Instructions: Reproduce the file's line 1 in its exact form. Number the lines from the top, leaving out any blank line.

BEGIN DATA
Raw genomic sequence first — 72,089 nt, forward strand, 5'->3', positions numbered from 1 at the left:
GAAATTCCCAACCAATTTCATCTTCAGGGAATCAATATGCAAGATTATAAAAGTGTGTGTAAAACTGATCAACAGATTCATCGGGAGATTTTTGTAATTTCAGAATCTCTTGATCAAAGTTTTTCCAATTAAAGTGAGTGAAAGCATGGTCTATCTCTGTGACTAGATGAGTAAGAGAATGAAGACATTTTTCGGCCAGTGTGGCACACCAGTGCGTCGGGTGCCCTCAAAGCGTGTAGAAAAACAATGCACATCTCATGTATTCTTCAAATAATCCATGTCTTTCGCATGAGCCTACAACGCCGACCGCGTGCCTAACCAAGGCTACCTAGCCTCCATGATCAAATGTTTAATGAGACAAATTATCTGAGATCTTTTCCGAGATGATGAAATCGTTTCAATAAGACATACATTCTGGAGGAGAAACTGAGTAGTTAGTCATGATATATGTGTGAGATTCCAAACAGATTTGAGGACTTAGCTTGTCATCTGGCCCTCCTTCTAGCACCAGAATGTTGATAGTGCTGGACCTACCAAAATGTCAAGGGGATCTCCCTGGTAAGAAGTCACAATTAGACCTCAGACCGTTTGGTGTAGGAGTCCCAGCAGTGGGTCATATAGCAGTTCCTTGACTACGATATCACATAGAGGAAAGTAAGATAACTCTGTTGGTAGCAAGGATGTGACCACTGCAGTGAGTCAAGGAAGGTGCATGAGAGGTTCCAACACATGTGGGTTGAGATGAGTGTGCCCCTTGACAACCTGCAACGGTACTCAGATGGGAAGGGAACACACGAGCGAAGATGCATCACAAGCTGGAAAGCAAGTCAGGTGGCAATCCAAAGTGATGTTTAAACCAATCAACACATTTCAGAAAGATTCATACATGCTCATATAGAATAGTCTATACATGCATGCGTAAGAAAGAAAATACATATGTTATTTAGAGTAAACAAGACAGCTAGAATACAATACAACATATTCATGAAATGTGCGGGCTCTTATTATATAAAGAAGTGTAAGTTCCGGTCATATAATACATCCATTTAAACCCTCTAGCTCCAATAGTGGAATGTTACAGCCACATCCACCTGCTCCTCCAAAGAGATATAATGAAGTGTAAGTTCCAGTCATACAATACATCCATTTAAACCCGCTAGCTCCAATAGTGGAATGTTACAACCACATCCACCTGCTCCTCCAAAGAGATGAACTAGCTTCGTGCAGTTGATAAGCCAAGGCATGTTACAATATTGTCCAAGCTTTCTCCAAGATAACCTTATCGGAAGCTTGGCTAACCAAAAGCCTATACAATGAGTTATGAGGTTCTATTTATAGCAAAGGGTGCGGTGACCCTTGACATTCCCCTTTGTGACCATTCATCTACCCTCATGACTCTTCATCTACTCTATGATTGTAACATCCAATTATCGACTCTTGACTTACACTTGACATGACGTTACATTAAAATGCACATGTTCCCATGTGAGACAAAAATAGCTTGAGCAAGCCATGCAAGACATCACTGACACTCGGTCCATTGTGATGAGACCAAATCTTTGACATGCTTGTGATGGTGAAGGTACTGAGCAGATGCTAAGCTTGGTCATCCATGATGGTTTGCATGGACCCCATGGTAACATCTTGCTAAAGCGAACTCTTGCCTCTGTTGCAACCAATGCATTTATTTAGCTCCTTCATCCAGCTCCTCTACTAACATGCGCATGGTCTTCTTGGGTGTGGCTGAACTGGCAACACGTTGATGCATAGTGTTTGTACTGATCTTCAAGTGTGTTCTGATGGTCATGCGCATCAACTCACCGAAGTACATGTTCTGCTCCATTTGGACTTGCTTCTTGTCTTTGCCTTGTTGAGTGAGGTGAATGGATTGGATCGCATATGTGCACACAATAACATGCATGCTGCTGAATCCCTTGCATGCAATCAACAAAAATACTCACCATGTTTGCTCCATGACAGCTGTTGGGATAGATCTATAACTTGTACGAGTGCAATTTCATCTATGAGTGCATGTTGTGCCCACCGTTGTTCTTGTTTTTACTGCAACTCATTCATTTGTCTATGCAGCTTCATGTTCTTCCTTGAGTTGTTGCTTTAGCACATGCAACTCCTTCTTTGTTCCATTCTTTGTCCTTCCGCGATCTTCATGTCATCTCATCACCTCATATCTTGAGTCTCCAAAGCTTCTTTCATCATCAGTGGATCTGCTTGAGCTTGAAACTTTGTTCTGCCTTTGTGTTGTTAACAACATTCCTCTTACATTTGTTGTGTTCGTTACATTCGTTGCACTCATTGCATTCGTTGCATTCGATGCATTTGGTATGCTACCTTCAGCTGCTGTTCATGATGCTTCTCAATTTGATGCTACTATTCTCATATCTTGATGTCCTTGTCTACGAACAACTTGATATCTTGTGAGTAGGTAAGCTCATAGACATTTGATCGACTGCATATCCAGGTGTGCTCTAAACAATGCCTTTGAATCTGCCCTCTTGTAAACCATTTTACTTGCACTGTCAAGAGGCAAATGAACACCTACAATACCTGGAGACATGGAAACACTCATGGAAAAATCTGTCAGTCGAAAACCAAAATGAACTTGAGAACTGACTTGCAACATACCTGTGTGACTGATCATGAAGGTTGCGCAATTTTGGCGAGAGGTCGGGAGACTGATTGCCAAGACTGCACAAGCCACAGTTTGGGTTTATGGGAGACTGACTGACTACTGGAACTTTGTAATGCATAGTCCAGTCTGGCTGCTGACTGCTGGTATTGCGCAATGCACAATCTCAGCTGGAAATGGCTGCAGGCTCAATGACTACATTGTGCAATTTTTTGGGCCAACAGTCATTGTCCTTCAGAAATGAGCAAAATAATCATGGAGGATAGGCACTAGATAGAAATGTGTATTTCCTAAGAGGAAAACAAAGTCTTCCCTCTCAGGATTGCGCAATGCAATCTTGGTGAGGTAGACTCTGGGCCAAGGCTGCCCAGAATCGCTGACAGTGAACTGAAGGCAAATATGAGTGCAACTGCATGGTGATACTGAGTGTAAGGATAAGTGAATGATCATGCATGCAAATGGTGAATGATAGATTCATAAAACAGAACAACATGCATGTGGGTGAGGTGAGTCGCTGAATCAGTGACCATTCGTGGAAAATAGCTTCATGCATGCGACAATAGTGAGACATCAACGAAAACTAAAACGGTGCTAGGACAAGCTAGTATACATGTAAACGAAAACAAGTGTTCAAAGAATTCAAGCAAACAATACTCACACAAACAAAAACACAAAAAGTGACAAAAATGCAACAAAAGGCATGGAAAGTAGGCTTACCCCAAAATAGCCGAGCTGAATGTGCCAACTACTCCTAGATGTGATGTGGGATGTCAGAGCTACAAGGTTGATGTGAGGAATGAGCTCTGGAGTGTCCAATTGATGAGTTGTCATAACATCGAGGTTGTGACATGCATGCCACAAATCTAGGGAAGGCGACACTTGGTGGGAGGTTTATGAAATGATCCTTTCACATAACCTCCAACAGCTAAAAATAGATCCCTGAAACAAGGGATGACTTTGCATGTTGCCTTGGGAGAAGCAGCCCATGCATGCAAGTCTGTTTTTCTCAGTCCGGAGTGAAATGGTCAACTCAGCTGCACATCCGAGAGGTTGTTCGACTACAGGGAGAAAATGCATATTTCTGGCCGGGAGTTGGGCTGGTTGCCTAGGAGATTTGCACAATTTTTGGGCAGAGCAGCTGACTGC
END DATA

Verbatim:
Raw genomic sequence first — 72,089 nt, forward strand, 5'->3', positions numbered from 1 at the left: